The Bega Showground evacuation centre has been a revolving door for state and federal ministers offering their condolences to residents affected by the Tathra fire.
Prime Minister Malcolm Turnbull and NSW Premier Gladys Berejiklian visited the pavilion in the afternoon on Monday, March 19 and Opposition Leader Bill Shorten visited the following morning on Tuesday, March 20.
State Member for Bega Andrew Constance, Federal Member for Eden-Monaro Mike Kelly and Senator Jim Molan also visited the evacuation centre.
But volunteers and evacuees say the politicians – and the accompanying media pack in their wake – have been more hindrance than help to operations at the Bega Showground.
Television crews from across the country have set up at the venue which has seen dozens of journalists bringing large cameras, microphones and other broadcast equipment into the evacuation centre.
Anglicare volunteer and Tathra evacuee Wendy Elliott said she has been shoved out of the way by camera crews as they jostled for an shot of the politicians.
“I understand we need media in for these situations, but I don’t think they are reporting very considerately,” she said.
“They have trod on our supplies and got in the way of helping people, they shouldn’t be inside at all.”
When Ms Elliott tried to find a power socket to charge an evacuee’s phone, they were all being used to charge camera battery packs.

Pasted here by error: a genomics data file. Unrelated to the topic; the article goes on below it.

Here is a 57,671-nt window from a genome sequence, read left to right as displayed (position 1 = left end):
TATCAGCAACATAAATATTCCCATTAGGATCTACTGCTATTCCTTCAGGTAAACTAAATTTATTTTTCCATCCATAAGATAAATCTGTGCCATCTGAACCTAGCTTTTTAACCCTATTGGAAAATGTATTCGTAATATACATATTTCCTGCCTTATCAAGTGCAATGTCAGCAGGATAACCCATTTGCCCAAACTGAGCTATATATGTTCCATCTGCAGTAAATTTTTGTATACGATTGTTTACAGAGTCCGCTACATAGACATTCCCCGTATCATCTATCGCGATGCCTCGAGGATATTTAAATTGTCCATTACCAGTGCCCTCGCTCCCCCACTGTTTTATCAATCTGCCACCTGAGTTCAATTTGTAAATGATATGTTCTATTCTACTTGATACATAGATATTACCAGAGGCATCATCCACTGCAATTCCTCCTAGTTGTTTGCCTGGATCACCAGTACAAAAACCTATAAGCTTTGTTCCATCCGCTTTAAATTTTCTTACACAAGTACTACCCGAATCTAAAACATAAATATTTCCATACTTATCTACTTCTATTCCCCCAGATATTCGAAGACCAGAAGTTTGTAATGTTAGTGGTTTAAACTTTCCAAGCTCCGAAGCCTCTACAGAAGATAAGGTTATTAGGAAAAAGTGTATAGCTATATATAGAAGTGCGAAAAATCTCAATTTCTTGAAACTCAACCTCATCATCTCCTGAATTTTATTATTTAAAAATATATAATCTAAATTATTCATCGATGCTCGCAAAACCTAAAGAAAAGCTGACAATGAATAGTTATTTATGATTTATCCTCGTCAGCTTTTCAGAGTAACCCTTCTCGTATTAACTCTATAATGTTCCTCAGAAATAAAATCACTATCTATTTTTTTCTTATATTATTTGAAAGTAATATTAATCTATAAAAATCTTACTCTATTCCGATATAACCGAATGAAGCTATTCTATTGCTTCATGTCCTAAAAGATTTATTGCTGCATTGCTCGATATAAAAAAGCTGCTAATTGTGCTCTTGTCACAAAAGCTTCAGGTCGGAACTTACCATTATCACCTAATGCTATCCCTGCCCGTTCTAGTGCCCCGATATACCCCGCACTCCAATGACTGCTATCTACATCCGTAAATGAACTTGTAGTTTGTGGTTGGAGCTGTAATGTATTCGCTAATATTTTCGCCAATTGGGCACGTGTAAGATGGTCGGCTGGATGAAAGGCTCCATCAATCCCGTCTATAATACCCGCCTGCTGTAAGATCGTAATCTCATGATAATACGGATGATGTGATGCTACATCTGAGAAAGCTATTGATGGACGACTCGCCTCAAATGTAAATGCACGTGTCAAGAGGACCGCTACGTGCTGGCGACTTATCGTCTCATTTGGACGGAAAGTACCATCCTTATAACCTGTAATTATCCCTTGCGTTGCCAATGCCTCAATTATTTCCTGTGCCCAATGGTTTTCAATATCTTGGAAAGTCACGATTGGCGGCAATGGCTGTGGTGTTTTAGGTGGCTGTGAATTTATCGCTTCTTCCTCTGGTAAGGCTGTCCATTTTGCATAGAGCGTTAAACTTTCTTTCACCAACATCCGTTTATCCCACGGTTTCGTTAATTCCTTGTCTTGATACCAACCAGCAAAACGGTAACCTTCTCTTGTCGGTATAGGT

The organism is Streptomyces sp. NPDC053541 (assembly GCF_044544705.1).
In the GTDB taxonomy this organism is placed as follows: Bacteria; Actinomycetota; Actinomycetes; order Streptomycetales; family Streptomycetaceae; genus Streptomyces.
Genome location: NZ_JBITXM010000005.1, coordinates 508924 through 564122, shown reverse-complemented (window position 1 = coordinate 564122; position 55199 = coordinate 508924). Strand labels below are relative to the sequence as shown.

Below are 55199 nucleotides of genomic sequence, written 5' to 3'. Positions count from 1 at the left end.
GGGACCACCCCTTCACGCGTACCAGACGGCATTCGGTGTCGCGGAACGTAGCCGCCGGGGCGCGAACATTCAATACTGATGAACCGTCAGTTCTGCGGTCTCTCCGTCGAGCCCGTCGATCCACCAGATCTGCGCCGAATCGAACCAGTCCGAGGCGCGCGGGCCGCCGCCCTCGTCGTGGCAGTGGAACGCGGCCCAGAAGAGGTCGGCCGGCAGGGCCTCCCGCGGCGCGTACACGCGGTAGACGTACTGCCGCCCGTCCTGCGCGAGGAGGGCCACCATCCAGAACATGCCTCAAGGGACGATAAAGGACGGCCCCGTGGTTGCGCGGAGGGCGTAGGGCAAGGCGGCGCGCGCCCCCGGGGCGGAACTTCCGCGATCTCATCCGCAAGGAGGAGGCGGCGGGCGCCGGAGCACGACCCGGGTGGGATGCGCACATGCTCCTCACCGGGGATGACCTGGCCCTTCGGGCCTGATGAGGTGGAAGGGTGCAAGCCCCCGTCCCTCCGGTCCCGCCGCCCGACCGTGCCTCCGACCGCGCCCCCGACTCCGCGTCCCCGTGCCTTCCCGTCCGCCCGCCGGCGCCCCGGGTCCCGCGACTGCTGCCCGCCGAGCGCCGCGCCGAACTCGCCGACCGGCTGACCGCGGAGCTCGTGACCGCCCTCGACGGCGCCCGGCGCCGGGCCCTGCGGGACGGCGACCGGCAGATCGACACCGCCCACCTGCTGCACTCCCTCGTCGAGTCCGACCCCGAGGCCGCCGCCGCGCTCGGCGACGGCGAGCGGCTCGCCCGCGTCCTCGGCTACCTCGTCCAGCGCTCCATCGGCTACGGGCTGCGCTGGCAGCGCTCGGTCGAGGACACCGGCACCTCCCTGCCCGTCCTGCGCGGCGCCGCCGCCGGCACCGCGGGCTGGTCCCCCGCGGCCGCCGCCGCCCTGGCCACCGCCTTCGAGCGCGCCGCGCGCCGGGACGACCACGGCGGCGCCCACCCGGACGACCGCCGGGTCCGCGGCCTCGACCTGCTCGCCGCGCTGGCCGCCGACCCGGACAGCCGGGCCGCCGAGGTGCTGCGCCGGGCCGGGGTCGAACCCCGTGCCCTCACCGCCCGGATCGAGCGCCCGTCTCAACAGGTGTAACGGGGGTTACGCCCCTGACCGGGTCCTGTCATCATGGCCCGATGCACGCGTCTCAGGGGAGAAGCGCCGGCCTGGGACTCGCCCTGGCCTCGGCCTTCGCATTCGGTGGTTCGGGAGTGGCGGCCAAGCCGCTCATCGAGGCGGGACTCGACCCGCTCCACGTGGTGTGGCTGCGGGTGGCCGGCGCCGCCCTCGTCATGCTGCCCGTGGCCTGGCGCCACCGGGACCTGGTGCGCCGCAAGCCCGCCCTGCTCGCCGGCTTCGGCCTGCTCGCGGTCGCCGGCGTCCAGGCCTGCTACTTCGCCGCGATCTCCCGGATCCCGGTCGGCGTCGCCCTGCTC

Other residents are frustrated politicians and media have been granted access to Tathra before them.
“It was pretty annoying to see Malcom Turnbull going street to street on TV before we could get an update on our home,” 18-year-old Harrison Price said.
Evacuated Tathra resident 16-year-old Ash Burke said the visits seemed like they were more about the politicians than the residents.
“It’s nice to see they’re thinking about what has happened here, but you get a sense that it’s just a political game for them,” Ash said.
“Malcolm was here yesterday and Bill is here today, so I think it’s just about catching up to each other.”
Residents and volunteers at the evacuation centre found some of the media coverage to be inconsiderate and inaccurate.
Those camping or sleeping in cars overnight at the Bega Showground complained about a outside Sky News broadcast that a journalist confirmed continued until 11:30pm on Monday night.
Others watching Channel 7’s Sunrise program early on Monday morning pointed out that the footage accompanying the story was from another Tathra fire that happened on January 23 this year.
On Tuesday, a number of evacuees were offended by the “sensationalist” and “offensive” Daily Telegraph front page that was scattered around the pavilion condemning the Rural Fire Service for refusing fire assistance from NSW Fire and Rescue.
RFS public liaison officer Matthew Reeves addressed the headline in his morning briefing at the evacuation centre, saying the equipment offered by Fire and Rescue was not suitable for the terrain.
“If a suitable appliance is ever offered for the protection of life and property, we would never refuse that,” he said.
“The RFS would never refuse assistance where that assistance is suited to the conditions and the environment that we are entering into.”
He added that the RFS did call on Fire and Rescue once it was identified that the fire was going to spot over the river toward Tathra, where appliances were dispatched as quickly as possible.